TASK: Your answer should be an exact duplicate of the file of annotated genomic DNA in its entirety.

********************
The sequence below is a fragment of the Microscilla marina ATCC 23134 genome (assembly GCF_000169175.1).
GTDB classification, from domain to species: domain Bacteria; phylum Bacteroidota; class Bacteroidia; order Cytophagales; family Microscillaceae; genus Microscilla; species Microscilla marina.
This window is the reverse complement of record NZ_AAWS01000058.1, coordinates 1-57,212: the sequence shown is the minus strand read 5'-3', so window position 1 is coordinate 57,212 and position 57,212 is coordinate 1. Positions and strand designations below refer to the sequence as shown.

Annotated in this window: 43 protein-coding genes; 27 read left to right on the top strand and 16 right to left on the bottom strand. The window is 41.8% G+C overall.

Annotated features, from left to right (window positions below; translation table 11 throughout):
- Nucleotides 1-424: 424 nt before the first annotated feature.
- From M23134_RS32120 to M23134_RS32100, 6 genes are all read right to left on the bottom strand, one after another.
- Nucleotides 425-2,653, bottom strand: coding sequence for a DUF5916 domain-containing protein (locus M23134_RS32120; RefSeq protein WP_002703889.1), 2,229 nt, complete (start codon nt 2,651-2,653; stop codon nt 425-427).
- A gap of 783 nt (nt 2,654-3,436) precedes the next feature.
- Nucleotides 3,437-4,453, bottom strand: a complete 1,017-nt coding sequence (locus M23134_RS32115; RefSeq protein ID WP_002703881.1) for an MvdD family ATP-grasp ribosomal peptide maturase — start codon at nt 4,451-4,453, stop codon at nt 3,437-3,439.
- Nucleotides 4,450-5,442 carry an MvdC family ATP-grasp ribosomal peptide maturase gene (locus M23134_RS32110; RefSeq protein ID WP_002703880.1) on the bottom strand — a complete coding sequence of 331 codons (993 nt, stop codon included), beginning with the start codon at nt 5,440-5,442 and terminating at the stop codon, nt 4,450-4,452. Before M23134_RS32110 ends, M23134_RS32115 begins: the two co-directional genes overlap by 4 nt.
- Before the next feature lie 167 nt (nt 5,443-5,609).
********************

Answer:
The sequence below is a fragment of the Microscilla marina ATCC 23134 genome (assembly GCF_000169175.1).
GTDB classification, from domain to species: domain Bacteria; phylum Bacteroidota; class Bacteroidia; order Cytophagales; family Microscillaceae; genus Microscilla; species Microscilla marina.
This window is the reverse complement of record NZ_AAWS01000058.1, coordinates 1-57,212: the sequence shown is the minus strand read 5'-3', so window position 1 is coordinate 57,212 and position 57,212 is coordinate 1. Positions and strand designations below refer to the sequence as shown.

Annotated in this window: 43 protein-coding genes; 27 read left to right on the top strand and 16 right to left on the bottom strand. The window is 41.8% G+C overall.

Annotated features, from left to right (window positions below; translation table 11 throughout):
- Nucleotides 1-424: 424 nt before the first annotated feature.
- From M23134_RS32120 to M23134_RS32100, 6 genes are all read right to left on the bottom strand, one after another.
- Nucleotides 425-2,653, bottom strand: coding sequence for a DUF5916 domain-containing protein (locus M23134_RS32120; RefSeq protein WP_002703889.1), 2,229 nt, complete (start codon nt 2,651-2,653; stop codon nt 425-427).
- A gap of 783 nt (nt 2,654-3,436) precedes the next feature.
- Nucleotides 3,437-4,453, bottom strand: a complete 1,017-nt coding sequence (locus M23134_RS32115; RefSeq protein ID WP_002703881.1) for an MvdD family ATP-grasp ribosomal peptide maturase — start codon at nt 4,451-4,453, stop codon at nt 3,437-3,439.
- Nucleotides 4,450-5,442 carry an MvdC family ATP-grasp ribosomal peptide maturase gene (locus M23134_RS32110; RefSeq protein ID WP_002703880.1) on the bottom strand — a complete coding sequence of 331 codons (993 nt, stop codon included), beginning with the start codon at nt 5,440-5,442 and terminating at the stop codon, nt 4,450-4,452. Before M23134_RS32110 ends, M23134_RS32115 begins: the two co-directional genes overlap by 4 nt.
- Before the next feature lie 167 nt (nt 5,443-5,609).